Most people take their refrigerator for granted, and they expect to open its door and retrieve a nice, cold beer whenever they need one. The fridge is, nevertheless, quite a complicated engineering marvel, and it relies on a set process in order to do its job. If your beer is not as cold as you would like or other food items are going off before their time, then something is definitely amiss, and you will need to get to the bottom of it. It helps to know how the fridge works so that you can start to identify the problem and take steps to rectify it. What do you need to know?
Process in Action
As you may know, the fridge is filled with refrigerant gas that has to go through a complete cycle in order to lower the temperature below ambient levels.
To begin with, a component known as the compressor 'squeezes' the refrigerant. This will raise its temperature and pressure before it is forced through the coils of the condenser, placed on the outside of the cabinet. This gas will be converted into a liquid as it passes through the condenser coils, due to the difference in temperature between the gas and the outside air.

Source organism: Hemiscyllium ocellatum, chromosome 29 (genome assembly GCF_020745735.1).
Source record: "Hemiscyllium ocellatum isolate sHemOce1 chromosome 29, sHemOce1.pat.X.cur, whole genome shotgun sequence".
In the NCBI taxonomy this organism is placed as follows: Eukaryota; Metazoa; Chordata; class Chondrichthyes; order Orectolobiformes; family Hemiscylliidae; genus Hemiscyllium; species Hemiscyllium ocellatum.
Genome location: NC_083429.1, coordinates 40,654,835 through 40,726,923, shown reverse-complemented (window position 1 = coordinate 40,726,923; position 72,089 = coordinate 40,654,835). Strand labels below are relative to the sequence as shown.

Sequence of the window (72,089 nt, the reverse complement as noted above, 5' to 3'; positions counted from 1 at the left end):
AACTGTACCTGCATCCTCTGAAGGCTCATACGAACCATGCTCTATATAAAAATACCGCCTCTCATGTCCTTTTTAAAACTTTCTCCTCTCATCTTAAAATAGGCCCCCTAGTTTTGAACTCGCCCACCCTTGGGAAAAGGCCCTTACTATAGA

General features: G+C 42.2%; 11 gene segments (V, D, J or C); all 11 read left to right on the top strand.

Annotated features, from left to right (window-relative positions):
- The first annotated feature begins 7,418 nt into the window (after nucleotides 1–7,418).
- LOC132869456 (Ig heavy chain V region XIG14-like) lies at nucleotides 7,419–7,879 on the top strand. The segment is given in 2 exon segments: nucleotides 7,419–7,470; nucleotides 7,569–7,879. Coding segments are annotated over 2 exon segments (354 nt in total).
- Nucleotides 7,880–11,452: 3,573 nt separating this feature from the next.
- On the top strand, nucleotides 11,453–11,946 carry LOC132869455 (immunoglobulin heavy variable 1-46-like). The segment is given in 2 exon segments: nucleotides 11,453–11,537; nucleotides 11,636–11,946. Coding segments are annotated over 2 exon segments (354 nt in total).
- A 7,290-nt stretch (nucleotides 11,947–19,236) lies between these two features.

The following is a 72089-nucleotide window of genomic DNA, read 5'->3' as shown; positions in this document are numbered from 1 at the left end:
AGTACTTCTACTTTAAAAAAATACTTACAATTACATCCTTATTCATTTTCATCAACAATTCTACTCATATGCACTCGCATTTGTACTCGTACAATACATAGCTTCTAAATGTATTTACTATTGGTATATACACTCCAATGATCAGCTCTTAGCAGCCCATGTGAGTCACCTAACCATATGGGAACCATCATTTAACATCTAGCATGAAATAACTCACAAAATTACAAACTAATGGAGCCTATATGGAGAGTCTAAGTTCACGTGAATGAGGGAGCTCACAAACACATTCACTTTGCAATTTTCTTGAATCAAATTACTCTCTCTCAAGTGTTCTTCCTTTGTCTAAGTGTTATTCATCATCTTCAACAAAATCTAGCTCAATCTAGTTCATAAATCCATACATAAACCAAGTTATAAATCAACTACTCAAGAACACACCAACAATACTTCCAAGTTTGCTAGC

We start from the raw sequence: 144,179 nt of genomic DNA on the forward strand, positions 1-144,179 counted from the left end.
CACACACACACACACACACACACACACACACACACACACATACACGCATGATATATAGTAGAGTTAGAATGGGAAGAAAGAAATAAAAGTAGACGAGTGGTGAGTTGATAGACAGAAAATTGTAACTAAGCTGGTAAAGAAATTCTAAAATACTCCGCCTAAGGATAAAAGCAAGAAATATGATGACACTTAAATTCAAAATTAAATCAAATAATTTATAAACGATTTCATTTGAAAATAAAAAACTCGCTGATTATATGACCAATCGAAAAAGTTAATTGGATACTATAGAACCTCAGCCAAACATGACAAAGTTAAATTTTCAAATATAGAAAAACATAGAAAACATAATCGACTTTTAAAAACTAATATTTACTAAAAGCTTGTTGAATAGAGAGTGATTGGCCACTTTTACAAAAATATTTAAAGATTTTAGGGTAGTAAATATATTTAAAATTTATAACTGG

Next, the pressurised liquid is forced through a valve into the evaporator, where it will absorb the heat inside the cabinet and, consequently, cool the air inside the fridge. The refrigerant will then evaporate and turn back into a gas due to the temperature difference before it flows back into the compressor and starts the cycle all over again.
The compressor is one of the most important components and can frequently fail.
To begin with, you should check to see if the fan is working, and you can typically tell this simply by listening when the fridge is in its cooling phase. You should also check to see if the compressor is receiving power by checking its start relay. Sometimes the relay can attract dirt which can prevent it from clicking on and off and, therefore, activating the compressor. You may only need to clean it in order to fix the issue.
If you're still at a loss to explain the issue and cannot identify the problem, then you should call in a refrigeration repair technician instead. They will be able to test the compressor as well as the condenser and evaporator and make adjustments if needed.